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Biographical entry Wadge, Winifred Joan (1904 - 2010)

BA Cambridge 1926; MRCS LRCP 1934; MB BS London 1936; FRCS 1939.

Born
22 May 1904
Ilford, Essex
Died
6 April 2010
Occupation
ENT surgeon

Details

Winifred Joan Wadge was a consultant ENT surgeon at the Royal Ear Hospital (University College Hospital) and the Nelson Hospital, Wimbledon. She was born on 22 May 1904 in Ilford, Essex, the second of three children to Frederick Collett Wadge, a solicitor, and Winifred Hardwick Wadge née Shacklock, whose father was the owner and manager of Mansfield Brewery. Both her brothers became doctors.

Educated at St Paul's Girls' School from 1915 to 1923, Winifred Wadge went up to Newnham College, Cambridge, to read natural sciences and physiology. On completion of her BA in 1926 she became a research assistant to B A McSwiney in Leeds. With him she published two papers on the sympathetic nervous system in the Journal of Physiology ('Effects of variations in intensity and frequency on the contractions of the stomach obtained by stimulation of the vagus nerve.' J Physiol. 1928 Aug 14;65[4]:350-6, 'The sympathetic innervation of the stomach: I. The effect on the stomach of stimulation of the thoracic sympathetic trunk.' J Physiol. 1930 Oct 31;70[3]:253-60). It is highly probable that this experience led Winifred Wadge to consider medicine as a profession, as her next move was to study anatomy at University College, London (UCL) (from 1929 to 1931), before starting her clinical studies at University College Medical School in 1931. As a student she continued her interest in physiology as an assistant in the UCL department of physiology.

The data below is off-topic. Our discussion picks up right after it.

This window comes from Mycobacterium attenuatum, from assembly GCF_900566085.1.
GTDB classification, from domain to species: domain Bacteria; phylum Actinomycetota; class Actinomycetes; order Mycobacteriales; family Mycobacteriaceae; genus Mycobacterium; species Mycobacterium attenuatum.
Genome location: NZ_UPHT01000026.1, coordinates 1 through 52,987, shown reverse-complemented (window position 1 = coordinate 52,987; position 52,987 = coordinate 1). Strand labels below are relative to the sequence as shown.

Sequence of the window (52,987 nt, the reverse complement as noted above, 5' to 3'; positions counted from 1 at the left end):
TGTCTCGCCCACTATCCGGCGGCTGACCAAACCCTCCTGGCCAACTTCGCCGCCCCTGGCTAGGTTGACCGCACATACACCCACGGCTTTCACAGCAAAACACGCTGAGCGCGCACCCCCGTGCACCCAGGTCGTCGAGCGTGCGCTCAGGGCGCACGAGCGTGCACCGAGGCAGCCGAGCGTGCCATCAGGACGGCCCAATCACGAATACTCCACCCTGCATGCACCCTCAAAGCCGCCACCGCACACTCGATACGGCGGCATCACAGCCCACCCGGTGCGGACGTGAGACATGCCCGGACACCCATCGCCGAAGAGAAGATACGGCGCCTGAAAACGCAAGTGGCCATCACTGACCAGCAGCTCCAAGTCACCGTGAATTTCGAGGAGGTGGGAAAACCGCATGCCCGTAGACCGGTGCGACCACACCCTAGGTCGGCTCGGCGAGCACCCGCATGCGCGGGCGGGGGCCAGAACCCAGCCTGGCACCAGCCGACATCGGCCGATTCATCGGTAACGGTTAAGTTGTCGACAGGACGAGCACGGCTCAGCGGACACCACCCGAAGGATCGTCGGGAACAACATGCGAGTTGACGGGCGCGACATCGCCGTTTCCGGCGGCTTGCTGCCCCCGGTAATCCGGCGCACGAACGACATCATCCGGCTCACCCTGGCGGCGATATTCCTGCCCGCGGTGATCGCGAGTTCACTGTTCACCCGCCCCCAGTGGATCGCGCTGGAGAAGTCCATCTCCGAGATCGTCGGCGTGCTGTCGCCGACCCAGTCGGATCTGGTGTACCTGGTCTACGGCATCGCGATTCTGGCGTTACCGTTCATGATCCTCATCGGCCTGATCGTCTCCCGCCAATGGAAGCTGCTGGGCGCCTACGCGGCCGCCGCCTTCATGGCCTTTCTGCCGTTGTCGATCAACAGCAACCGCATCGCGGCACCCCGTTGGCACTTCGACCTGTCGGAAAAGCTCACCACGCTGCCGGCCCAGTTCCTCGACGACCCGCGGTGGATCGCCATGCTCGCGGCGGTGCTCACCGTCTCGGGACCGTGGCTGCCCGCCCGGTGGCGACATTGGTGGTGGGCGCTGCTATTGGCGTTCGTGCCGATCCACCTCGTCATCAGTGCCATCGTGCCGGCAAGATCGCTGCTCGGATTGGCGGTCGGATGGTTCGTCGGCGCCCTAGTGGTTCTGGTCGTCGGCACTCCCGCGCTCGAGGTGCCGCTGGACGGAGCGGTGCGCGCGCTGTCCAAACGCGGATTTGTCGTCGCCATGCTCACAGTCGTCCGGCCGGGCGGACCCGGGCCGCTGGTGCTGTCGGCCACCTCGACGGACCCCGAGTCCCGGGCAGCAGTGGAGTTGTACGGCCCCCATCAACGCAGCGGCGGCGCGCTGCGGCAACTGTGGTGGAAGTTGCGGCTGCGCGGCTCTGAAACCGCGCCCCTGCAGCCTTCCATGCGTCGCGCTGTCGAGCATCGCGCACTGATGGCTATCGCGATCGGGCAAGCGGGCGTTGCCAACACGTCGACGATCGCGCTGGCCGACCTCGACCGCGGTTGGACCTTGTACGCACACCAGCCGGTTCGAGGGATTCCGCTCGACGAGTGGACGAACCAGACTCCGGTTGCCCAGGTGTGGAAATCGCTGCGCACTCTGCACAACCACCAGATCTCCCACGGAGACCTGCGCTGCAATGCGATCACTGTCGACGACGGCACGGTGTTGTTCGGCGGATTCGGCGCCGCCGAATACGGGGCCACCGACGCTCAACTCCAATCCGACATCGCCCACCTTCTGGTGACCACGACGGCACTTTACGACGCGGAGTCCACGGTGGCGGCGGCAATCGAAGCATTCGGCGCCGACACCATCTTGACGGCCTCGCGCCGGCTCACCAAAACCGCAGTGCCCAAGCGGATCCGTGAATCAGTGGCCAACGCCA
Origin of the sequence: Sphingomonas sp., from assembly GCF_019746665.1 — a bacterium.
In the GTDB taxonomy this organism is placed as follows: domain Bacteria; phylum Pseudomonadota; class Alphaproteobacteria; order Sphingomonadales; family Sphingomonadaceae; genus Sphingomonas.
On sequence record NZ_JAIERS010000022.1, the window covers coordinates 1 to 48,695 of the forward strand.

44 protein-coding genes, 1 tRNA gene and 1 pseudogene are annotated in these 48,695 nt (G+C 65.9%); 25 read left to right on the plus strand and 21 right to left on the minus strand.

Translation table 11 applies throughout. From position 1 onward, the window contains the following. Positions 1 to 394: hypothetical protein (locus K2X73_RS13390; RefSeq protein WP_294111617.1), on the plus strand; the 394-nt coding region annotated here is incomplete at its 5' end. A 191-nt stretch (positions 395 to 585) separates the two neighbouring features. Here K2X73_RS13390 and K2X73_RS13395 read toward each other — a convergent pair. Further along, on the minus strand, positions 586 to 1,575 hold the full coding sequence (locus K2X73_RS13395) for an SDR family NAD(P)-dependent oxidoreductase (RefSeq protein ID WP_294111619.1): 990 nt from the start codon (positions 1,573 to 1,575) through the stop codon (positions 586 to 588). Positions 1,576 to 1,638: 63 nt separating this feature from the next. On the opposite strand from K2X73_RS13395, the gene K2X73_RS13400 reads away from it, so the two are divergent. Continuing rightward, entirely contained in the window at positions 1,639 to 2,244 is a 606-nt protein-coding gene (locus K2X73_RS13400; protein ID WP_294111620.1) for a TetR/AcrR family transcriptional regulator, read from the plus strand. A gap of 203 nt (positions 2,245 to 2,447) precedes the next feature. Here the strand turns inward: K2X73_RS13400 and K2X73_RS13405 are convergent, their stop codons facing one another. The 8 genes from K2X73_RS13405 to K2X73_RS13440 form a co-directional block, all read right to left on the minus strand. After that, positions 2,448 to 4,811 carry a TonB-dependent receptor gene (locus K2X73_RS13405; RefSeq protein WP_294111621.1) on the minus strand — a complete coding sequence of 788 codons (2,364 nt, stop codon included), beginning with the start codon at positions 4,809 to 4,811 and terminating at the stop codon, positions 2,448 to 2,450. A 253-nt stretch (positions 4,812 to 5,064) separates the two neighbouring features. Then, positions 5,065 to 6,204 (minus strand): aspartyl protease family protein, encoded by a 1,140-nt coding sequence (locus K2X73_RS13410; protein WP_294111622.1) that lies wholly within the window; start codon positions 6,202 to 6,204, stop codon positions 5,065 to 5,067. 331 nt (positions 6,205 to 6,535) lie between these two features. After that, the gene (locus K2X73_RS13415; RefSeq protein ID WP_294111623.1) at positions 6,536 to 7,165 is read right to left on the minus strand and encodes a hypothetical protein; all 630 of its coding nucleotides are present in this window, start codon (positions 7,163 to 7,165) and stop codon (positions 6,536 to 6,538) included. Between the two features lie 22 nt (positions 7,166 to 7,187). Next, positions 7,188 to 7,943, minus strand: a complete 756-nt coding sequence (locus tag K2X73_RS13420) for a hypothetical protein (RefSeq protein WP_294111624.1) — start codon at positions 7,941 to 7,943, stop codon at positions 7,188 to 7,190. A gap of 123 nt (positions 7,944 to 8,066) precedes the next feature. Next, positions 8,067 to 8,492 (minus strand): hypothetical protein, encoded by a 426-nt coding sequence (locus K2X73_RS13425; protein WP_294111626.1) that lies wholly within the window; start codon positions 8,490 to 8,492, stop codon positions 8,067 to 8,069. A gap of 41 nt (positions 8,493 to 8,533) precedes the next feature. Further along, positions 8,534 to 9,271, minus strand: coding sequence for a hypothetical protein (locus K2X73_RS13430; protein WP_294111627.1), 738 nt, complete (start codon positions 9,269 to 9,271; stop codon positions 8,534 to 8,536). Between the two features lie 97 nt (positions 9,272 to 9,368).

After qualifying MB BS in 1936, she became a house surgeon to the ENT department of University College Hospital, which was situated in the Royal Ear Hospital and was encouraged to do ENT by F E Watkyn-Thomas and Myles Formby. Part of this job was to work with the general surgeons Gwynne Williams (who in 1935 also became dean of the medical school) and E K Martin, both of whom also influenced her choice of career. No doubt torn between these surgical specialties, Winifred Wadge became casualty officer at King Edward VII Hospital, Windsor, and later undertook several short-term anaesthetist appointments at UCH, before electing to pursue a career in ENT, starting as a registrar at UCH in 1937. Throughout the Second World War she held the post of first assistant and in 1946 she was appointed as an assistant surgeon. She was advanced to full surgeon in 1948. In 1953 she wrote the section on throat and oropharynx in Watkyn-Thomas' Diseases of the throat, nose and ear (London, H K Lewis & Co). On her retirement in 1969 she became consulting surgeon.

Winifred Wadge led a busy life outside medicine. She followed the country pursuits of riding and gardening, loved music and collected antique furniture and pictures. Perhaps her greatest pursuit was to breed, exhibit and judge Pembroke Welsh corgis of the Whielden line.

Winifred Wadge died on 6 April 2010, aged 105. She never married.

Neil Weir

The Royal College of Surgeons of England